John Donne’s 17th century meditation, “No man is an island,” applies more than ever before to the 21st century global environment. Our present and future circumstances are intertwined with events, decisions and capital movements that occur in far-flung countries. Although chilling to recognize, we are not the sole masters of our own destiny.
China’s huge pool of cheap labor, together with it’s massive trade volumes (China’s imports and exports account for 75% of GDP, while the U.S. accounts for only 25%1), has had the following effects on the global economy, and hence, you and your business:
- Lower prices of labor, goods, assets and capital
- Higher prices of commodities
- Lower inflation
Low Wage Growth
China’s entry into the world economy – together with India and Russia – has nearly doubled the global labor force. With little capital added by these economies, the ratio of labor to capital has fallen dramatically. Because of China and other developing countries, workers in America are earning relatively less money. When was the last time you asked for a salary increase? Many employees are simply happy to have a salary!
Lower Prices, Higher Prices
Because China has a cheap labor supply and is becoming more efficient and competitive, the price of the products it exports is falling. This is probably good for you and your business. On the other hand, because Chinese demand for oil and raw materials is increasing rapidly, prices of these and other commodities are increasing. This is probably bad for you and your business (who hasn’t been shocked at the cost of filling your car’s gas tank?). China’s per capita energy consumption is only 1/15 of America’s. Currently there is only 1 car per 70 Chinese versus 1 car for every 2 Americans. Do you think China’s future energy demands will increase? The same principle will apply to prices of other commodities as the standard of living in China rises. Will Coca-Cola raise prices of Diet Coke due to the increasing cost of aluminum?
Usually when energy costs rise, companies respond by raising prices. Workers respond by demanding higher wages. These have not happened recently in the U.S. There are also less labor unions in the U.S., which typically demand cost of living wage increases. Fortunately for the U.S. and other developed countries, labor unions are not a significant factor in foreign countries.
Over the past 10 years, China’s imports have risen in proportion to its exports, greatly affecting global supply and demand.
Despite China’s huge imports and the resulting spike in commodity prices, their ability to produce cheap mass-market goods has had the effect of maintaining low prices of manufactured products. This capability has also restrained wage growth. The result has been a steady decline in prices of about 10% over the past decade for many finished goods such as textiles. This is probably good for you and your business.
Because of cheap capital sources, people and businesses in the developed world have been able to borrow money at very favorable rates. They have bought cars, houses, and other capital goods, and invested in home re-modeling, stocks and bonds. Have you purchased or re-financed a new home? Businesses have also invested in plant and equipment, Research & Development, employee training programs, and new technology. New entrepreneurial businesses have been started, value has been created, and personal net worth has been increased.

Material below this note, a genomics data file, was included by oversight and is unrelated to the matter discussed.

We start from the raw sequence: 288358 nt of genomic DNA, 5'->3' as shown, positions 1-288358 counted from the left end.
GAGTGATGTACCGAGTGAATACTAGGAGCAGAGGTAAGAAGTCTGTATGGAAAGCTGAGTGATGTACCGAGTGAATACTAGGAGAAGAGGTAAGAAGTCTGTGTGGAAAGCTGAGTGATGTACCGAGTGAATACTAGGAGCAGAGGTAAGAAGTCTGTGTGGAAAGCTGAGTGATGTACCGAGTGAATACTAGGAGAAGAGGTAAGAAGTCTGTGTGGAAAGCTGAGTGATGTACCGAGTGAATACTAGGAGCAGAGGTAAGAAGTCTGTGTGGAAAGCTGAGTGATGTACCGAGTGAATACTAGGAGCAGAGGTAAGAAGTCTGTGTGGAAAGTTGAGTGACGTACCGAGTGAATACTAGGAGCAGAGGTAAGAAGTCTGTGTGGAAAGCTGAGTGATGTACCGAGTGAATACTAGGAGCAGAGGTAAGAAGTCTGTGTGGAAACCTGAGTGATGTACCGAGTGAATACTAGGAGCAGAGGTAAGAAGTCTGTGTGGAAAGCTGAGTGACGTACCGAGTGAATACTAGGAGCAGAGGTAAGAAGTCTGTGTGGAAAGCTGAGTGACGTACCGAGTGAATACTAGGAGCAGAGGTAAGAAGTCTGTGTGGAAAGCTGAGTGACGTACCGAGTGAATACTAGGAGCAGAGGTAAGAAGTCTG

Before we thank China and other developing countries for the good fortunes of the developed economies, there exist potential pitfalls of this cheap money. Excess liquidity has caused an increase in asset prices around the world.
China has also slightly re-valuated its currency, the Yuan, away from a peg to the U.S. Dollar. This shift away from a dollar-pegged Yuan may encourage China to buy more Euro or Yen. This slight shift from a huge economy such as China’s could devalue the dollar significantly. This revaluation could increase the cost of imports – both commodities and finished goods – stimulate inflation, and force the U.S. and other economies into recession. Your house, business and other assets that have been increasing in value for the past several years may decline rapidly. This would surely be bad for you and your business.
What can we do to contribute to our integrated global economy while also protecting our assets and exploiting opportunities in it? First, we can reduce our demand for oil by using public transportation and encouraging the development of alternative fuels. Next, we can increase our savings rate and limit our reliance on credit and borrowing. This savings can be invested personally or in our businesses to create higher value. Finally, we can export our goods and services to other countries to balance our huge trade deficit.
Most importantly, we can stop thinking of America as an island and begin taking advantage of opportunities in our integrated global business environment.
–Peter M. Guyer
Peter M. Guyer is the Founder and President of ATHENA MARKETING INTERNATIONAL (athenaintl.com), an international marketing, consulting and business development firm serving food and beverage manufacturers. Tel. (206) 749-9255.
1 Sources: WTO; Thomson DataStream, The Economist, July 30, 2005.